It is common practice for discussions of Asarah Be-Tevet to refer to R. David Abudarham (14th-century Seville), who rules that were the tenth of Tevet to fall out on Shabbat we would fast on that day as opposed to pushing the fast to Sunday. As a prooftext, Abudarham invokes the verse in Yechezkel (24:2), "be'etzem ha-yom ha-zeh, on this very day." This phrase is taken to mean that Asarah Be-Tevet is intrinsically a day of mourning, and for this reason the fast cannot be delayed. Abudarham concludes by drawing a comparison between Asarah Be-Tevet and Yom Kippur, the only other calendar fast day that is not delayed. The citation from Yechezkel notwithstanding, however, Abudarham's position is perplexing. As R. Joseph Karo notes in his Beit Yosef (O.C. 550), "ve-lo yadati me'ayin lo zeh," "I don't know from where he derived this." Abudarham, in other words, makes a striking halakhic assertion on the basis of little more than a hint from an obscure verse in Yechezkel, hardly basis for a far-reaching halakhic innovation.
The comparison to Yom Kippur, moreover, seems difficult. Self-flagellation on Yom Kippur is a biblical commandment. One who eats or drinks on it is subject to severe punishment, which is why Yom Kippur overrides Shabbat. As such, the comparison to Asarah Be-Tevet seems to miss the mark.
As is often the case, a closer examination of the pertinent biblical narrative offers insight into the subject at hand. In our instance, a deeper appreciation of the book of Yechezkel leads to a fuller appreciation of Asarah Be-Tevet's significance.
Sefer Yechezkel runs 48 chapters long. The book neatly divides into two sections: the first 24 describe the tragedies that will befall Jerusalem and her Temple, followed by visions of consolation. Chapter 24, then, is the coda of the book's first half. A closer examination of the chapter's story reveals that it in fact serves as the fulcrum around which the transition between the book's two sections revolves.
God opens the chapter by instructing the prophet to record "this date, this exact day; for this very day the king of Babylon has laid siege to Jerusalem." God goes on to convey to Yechezkel a devastating prophecy of conflagration and destruction. The navi is shown a pot that has been brought to full boil, and that contains all the ingredients necessary to consume that which is lowered into the pot. The same fate, the prophecy concludes, will befall the Jewish people, which will be set ablaze due to its sins.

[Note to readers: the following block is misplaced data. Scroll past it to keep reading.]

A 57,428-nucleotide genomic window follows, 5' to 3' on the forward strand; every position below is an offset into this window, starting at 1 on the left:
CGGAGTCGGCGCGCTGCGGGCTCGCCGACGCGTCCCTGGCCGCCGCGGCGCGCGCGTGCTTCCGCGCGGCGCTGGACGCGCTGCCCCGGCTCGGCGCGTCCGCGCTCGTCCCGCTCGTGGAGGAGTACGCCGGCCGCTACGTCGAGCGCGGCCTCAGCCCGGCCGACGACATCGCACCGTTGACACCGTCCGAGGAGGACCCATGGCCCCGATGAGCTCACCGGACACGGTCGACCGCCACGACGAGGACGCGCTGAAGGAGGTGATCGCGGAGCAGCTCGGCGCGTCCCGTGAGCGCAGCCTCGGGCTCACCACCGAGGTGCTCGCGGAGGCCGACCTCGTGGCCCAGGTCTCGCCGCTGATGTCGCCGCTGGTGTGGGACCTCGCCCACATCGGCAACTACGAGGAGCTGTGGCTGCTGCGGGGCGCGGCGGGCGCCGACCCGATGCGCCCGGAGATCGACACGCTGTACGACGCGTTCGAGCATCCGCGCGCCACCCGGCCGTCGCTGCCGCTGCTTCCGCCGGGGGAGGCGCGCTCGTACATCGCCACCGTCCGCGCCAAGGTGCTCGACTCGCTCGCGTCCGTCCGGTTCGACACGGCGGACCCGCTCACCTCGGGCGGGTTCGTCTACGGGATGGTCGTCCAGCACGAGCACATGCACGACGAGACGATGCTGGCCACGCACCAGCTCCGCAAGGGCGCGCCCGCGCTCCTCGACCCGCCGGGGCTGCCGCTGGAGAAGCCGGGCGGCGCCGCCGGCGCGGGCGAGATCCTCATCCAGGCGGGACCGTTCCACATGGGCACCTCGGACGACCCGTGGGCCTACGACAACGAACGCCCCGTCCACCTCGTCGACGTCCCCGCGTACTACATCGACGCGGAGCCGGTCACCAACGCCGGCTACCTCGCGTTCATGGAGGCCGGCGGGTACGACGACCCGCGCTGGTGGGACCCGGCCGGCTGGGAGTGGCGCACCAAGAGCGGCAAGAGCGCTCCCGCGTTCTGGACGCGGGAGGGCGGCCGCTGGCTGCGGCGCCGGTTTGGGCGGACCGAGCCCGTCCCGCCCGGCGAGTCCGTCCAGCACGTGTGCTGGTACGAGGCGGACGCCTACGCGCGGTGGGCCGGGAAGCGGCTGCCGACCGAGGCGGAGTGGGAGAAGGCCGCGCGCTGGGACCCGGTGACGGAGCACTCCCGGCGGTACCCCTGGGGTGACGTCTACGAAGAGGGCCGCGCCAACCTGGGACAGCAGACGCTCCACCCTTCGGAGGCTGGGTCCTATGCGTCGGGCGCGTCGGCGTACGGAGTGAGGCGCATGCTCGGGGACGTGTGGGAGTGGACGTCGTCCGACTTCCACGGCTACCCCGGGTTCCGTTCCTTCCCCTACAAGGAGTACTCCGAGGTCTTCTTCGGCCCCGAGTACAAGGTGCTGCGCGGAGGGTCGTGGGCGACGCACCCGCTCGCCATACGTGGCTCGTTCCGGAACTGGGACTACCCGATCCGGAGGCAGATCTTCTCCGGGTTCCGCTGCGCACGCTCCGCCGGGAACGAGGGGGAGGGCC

In the final section of the chapter, the prophecy takes a surprising turn. Yechezkel is informed that his wife will die (!) but he may not engage in any mourning practices. Similarly, when the Temple is decimated the Jews shall not mourn; instead they are instructed, "you shall be heartsick because of your iniquities and shall moan to one another." Reinforcing the people's change of heart, God concludes the chapter by informing Yechezkel, "On that day... you shall speak and no longer be dumb. So you shall be a portend for them, and they shall know that I am the Lord." The finality of the destruction will cause the nation to recognize that Yechezkel was right all along. They will not mourn for the Temple but for the tragic sins that have led their holy Temple to the brink of ruin.
The tenth of Tevet, in other words, was far more than a key date on the path toward the Temple's destruction. This event also marked a crucial psychological shift in the nation's psyche, as they finally confronted the stark reality of devastation that their sins had wrought. In this sense, it serves as the perfect transition to the consolatory section of Sefer Yechezkel. And as Radak and Metzudat David note, it is for this reason that Yechezkel is instructed to record the tragedy's precise date: when those in Israel hear that Yechezkel, prophesying from Babylonia, has correctly predicted the siege, they will confront incontrovertible evidence of his prophecy's veracity and will begin to change their tune.
It is in this sense that we can understand Abudarham's novel position. The tenth of Tevet possesses dual significance. First, it was on this date that our fate was utterly sealed, as evidenced by the violent vision of the burning cauldron. Second and perhaps more importantly, it was on "this very day" that the process of repentance began. The jarring reality of the siege drove the Jews to a 180 degree turn toward repentance.
In light of the above we can also better appreciate the connection to Yom Kippur. Of all days on the calendar, Yom Kippur provides a unique opportunity to "seize the moment" and dramatically change course. Thus, Abudarham's invocation of "be'etzem ha-yom ha-zeh" highlights precisely this point. On Yom Kippur, as Rambam (Laws of the Fast of the Tenth 2:7) teaches, there is a unique obligation to take advantage of the opportunity afforded by the day and engage in repentance. Thus, the linkage between Yom Kippur and Asarah Be-Tevet lies not only in their shared terminology or external similarities, but in their central teaching.
As it turns out, far from being a obscure source for a surprising halakha, Abudarham's citation of the phrase "on this very day" captures the essence of the fast. From time to time we experience significant hardship or joyous occasions. Asarah Be-Tevet reminds us that when we encounter these opportunities, we have the responsibility - and capacity - to harness these dramatic moments for growth and repentance.